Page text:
- Show a unified vision that indicates that all layers of the company are on board with what they are practicing. To be a little less vague, but not detailed, there is a disconnect between the actual investment they are making in the cloud and some of their public posture about the cloud. They need to fix it.
What they did – While SAS has continued to make slow progress with influencer relations and continues to significant market presence in many areas unrelated to customer intelligence, the rest of the items on the list just haven’t materialized. They haven’t provided the unified vision that I mentioned 8 months ago, which is part of an inverse world of “preach what you practice.” They haven’t done much that proves to the world that customer intelligence is one of their most significant initiatives. What they have done is to extend their visibility among influencers that aren’t just the institutional norms like Gartner and Forrester – though in a small way. While meaningful, it just isn’t enough. They need to start devoting at least the same level of resources all in all or if by some chance they actually have them, applying those resources, in ways that are at least the equivalent of what their competitors are doing. They do not reach that level. Not even close yet. They have great personnel, but not the corporate understanding or commitment.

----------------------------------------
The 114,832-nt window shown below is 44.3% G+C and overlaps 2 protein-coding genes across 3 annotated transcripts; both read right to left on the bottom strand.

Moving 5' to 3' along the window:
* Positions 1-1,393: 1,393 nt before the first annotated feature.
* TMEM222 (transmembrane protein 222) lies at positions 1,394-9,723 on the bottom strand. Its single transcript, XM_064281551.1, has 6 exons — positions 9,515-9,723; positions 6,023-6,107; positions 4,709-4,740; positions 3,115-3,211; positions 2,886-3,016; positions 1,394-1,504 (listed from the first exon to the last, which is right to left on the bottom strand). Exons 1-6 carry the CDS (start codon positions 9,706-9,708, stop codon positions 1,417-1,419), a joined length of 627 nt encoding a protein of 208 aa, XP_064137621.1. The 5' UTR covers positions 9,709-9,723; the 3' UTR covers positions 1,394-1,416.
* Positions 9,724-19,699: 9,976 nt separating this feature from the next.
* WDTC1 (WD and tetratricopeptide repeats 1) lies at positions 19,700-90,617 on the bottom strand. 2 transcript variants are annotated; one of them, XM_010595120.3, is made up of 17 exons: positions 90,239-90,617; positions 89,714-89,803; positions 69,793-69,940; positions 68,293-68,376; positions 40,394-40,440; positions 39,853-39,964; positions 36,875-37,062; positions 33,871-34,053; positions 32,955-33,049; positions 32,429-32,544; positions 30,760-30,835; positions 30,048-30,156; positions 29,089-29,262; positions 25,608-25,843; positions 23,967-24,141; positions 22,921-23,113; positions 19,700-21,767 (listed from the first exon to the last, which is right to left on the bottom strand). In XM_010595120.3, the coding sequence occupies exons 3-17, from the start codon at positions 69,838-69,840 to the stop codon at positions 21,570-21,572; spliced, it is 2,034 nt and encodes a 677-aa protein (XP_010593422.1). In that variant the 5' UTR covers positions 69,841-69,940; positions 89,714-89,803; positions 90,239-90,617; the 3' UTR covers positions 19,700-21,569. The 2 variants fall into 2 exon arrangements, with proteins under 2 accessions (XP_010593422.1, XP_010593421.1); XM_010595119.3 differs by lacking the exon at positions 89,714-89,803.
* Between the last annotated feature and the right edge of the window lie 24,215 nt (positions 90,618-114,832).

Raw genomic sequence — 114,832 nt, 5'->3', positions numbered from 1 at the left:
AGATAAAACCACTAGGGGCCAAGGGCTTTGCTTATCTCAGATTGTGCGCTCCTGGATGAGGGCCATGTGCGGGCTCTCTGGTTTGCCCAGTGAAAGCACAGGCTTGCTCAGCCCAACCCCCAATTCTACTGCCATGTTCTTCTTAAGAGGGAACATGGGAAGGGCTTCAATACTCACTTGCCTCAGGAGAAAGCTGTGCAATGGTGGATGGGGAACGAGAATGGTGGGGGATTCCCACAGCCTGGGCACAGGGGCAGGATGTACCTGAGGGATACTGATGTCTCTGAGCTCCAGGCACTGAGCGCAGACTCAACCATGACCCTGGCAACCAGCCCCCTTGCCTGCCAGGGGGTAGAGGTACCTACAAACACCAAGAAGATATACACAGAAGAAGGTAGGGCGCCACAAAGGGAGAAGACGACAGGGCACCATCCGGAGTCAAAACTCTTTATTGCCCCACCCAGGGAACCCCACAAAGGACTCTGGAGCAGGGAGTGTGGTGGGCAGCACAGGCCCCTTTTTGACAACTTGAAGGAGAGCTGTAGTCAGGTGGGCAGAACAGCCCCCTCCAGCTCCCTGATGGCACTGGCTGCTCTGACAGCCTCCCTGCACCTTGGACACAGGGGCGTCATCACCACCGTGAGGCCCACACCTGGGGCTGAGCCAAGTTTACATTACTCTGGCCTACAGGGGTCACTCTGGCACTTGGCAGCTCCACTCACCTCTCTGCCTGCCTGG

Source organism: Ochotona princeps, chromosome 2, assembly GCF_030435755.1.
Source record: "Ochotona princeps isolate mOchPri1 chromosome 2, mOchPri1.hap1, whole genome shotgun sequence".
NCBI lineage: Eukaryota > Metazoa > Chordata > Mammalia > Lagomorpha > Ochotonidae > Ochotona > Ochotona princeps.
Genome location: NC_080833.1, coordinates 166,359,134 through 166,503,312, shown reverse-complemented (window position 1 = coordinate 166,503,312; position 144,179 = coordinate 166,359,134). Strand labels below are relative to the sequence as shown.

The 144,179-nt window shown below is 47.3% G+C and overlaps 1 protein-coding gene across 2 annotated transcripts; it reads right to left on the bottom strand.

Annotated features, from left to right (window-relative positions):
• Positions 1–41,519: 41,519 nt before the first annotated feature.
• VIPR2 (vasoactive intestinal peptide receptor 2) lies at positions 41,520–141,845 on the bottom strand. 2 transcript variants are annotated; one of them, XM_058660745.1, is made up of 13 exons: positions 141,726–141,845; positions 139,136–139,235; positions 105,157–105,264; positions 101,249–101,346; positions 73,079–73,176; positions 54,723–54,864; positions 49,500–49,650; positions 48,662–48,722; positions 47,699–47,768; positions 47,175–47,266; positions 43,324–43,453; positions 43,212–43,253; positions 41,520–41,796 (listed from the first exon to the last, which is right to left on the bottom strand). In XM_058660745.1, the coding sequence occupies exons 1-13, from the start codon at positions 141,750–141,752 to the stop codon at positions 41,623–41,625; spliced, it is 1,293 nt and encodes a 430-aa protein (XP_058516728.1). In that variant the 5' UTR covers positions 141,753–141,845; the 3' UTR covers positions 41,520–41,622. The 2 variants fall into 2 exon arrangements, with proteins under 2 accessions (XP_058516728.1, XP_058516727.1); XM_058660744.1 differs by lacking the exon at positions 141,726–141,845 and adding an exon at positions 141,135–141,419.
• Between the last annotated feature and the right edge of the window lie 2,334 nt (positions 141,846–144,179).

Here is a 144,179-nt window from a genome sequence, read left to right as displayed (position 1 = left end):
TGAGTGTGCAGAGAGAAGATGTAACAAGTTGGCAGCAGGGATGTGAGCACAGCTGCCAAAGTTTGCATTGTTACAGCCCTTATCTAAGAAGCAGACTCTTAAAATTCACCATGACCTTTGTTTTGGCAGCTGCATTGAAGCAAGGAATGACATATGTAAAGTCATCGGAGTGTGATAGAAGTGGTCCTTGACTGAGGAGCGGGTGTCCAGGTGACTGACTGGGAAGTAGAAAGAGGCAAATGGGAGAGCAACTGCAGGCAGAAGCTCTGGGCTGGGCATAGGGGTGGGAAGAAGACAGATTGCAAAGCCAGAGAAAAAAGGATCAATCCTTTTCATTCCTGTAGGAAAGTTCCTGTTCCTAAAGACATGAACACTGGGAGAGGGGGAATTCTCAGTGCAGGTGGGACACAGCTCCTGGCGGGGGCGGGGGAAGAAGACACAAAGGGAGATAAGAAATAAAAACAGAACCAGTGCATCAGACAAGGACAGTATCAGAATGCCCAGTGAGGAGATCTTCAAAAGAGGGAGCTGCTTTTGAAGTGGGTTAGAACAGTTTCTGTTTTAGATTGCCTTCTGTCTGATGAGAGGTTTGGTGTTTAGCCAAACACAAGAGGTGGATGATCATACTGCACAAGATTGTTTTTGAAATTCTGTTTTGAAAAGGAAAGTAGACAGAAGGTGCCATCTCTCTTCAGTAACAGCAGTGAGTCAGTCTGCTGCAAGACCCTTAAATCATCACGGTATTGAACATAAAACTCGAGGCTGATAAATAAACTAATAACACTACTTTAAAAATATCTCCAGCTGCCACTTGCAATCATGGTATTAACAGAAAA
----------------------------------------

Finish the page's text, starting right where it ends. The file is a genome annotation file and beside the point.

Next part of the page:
Decision – No go. They have “miles to go before (they) sleep.” (Thank you, Robert Frost)
What I said – Xactly is a smart company without a doubt and they are in an area that they are the leading company too – sales compensation management. But that said, they haven’t done the kind of job with analyst/influencer relations and thought leadership that gives me confidence that they can provide the kind of impact in 2012 that winning this demands. They have done it so far on the on the basis of a great technology stack that truly defines how the rest of the technology providers in their area need to be measuring up. But that’s also the problem. Their area isn’t that big yet and what I need to see in the next six months is that they create the foundation to sustain their impact once someone who truly competes with them comes along. Because there is no doubt that someone will. There always is.